Ergon Energy under attack from union over CEO’s pay rise
THE Electrical Trades Union has attacked Ergon Energy claiming that while its CEO received a huge pay rise its workers on the ground were having to tighten their belts.
ETU state organiser Stuart Traill said workers were angered by what he said were revelations the CEO's of public-owned electricity companies, including Ergon, were enjoying pay rises ranging from 7% to 19%.
The union is currently in negotiations with Ergon over a new collective agreement.
However, an Ergon spokesperson provided different figures for the CEO Ian McLeod's salary to what the union had and said the large part of the increase from $776,000 to $803,000 was due to leave adjustments.
The spokesperson said Ergon was offering a salary increase to workers of 3%, whereas the union had no plan for the future. Mr Traill said workers in the field were being told they have to tighten their belts and take real cuts to their wages and entitlements while the CEO's pay increased.
"We have seen a massive reduction in apprenticeships and 10% cuts implemented across the industry at the direction of the LNP government," he said.
"Yet we see today the CEO's following in their masters' footsteps by accepting obscene pay increases. Instead each company is proposing to slash conditions and entitlements which will see their 3% pay offers in reality mean a massive loss of real wages and no job security."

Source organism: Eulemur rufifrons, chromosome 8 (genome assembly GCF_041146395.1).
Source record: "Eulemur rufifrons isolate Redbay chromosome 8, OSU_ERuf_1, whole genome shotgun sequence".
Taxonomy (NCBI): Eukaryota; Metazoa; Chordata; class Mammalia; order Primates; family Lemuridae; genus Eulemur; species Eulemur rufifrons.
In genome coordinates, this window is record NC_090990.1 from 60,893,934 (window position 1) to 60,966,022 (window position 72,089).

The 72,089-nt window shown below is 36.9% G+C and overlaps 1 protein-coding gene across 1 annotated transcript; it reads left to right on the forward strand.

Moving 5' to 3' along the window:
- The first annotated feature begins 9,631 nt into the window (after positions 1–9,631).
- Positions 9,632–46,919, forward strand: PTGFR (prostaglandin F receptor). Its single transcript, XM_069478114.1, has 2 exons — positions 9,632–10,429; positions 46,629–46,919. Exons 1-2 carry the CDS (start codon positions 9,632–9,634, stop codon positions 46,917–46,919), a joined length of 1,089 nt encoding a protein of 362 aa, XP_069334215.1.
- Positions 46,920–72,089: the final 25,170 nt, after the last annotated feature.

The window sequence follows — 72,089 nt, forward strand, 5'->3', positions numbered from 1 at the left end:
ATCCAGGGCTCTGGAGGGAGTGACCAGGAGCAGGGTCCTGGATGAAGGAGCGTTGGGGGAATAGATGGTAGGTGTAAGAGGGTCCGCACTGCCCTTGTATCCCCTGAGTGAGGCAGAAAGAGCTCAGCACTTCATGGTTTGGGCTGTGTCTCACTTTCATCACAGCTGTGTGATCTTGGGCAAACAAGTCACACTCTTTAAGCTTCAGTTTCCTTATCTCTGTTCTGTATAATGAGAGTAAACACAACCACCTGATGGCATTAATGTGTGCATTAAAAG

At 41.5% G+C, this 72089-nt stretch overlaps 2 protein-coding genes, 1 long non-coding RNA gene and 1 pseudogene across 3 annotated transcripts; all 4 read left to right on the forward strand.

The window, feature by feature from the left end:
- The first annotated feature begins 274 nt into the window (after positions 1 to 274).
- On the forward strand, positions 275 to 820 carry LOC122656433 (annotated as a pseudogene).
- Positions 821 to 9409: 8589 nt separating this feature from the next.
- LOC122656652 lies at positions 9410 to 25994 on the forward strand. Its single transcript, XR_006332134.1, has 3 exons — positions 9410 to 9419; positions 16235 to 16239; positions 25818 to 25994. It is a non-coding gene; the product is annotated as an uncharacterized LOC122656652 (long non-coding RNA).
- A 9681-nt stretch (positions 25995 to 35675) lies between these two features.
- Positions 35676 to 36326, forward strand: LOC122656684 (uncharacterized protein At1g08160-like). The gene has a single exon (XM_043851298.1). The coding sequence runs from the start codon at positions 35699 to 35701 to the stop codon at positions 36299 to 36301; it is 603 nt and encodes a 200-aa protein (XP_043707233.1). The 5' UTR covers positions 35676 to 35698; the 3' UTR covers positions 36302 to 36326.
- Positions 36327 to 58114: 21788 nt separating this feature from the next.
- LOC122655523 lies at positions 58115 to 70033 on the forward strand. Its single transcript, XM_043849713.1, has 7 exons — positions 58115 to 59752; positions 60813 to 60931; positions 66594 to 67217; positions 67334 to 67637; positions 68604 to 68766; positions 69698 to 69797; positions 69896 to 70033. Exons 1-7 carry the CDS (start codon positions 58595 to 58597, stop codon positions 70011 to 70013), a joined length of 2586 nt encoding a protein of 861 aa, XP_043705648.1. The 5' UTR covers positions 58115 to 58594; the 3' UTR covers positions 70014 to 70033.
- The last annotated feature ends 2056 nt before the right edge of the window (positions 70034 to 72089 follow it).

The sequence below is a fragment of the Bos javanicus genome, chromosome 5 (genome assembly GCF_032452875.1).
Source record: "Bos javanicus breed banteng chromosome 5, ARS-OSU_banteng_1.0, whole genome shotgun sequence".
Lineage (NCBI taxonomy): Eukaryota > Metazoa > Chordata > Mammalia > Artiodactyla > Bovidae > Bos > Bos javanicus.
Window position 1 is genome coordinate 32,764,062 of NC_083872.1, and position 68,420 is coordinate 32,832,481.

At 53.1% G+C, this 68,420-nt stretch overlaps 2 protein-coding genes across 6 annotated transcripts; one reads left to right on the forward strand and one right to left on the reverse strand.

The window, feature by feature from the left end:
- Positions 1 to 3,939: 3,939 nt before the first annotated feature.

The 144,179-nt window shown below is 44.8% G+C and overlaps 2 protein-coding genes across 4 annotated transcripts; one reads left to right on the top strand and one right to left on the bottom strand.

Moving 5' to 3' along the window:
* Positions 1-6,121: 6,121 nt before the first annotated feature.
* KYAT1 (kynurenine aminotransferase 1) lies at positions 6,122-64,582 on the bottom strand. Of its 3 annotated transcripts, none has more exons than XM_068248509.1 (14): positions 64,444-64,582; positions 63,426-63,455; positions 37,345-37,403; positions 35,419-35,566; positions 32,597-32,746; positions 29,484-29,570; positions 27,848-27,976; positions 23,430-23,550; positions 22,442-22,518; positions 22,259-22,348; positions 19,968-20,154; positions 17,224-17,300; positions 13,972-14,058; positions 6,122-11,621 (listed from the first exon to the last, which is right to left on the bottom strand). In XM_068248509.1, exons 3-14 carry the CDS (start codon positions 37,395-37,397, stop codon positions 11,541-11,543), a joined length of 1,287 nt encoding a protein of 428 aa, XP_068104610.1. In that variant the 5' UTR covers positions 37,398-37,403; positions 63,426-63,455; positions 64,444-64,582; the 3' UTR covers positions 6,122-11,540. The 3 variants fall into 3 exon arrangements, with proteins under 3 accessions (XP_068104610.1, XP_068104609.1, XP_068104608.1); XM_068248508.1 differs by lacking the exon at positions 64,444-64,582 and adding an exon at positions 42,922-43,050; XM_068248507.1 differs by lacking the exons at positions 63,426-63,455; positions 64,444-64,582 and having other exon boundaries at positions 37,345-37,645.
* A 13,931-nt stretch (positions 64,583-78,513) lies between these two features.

The Ergon spokesperson said the company was working towards a new simplified, modern and more flexible enterprise agreement that supported good wages and conditions for employees.
"The energy business landscape has changed markedly and Ergon needs to change, not just to stay in the game but to be ahead of the game and become a more sustainable business," the spokesperson said.
The spokesperson said Ergon had reduced its number of executives from nine to six in May and the average increase for an executive was 1.4%.
Meanwhile, a spokeswoman for Treasurer Tim Nicholls said the rules that currently applied had done so for many years.
"The remuneration for the CEOs is determined by the independent board of each company in accordance with industry standards," she said. "The rules that apply now are the same rules that have applied for many years, including under the previous government."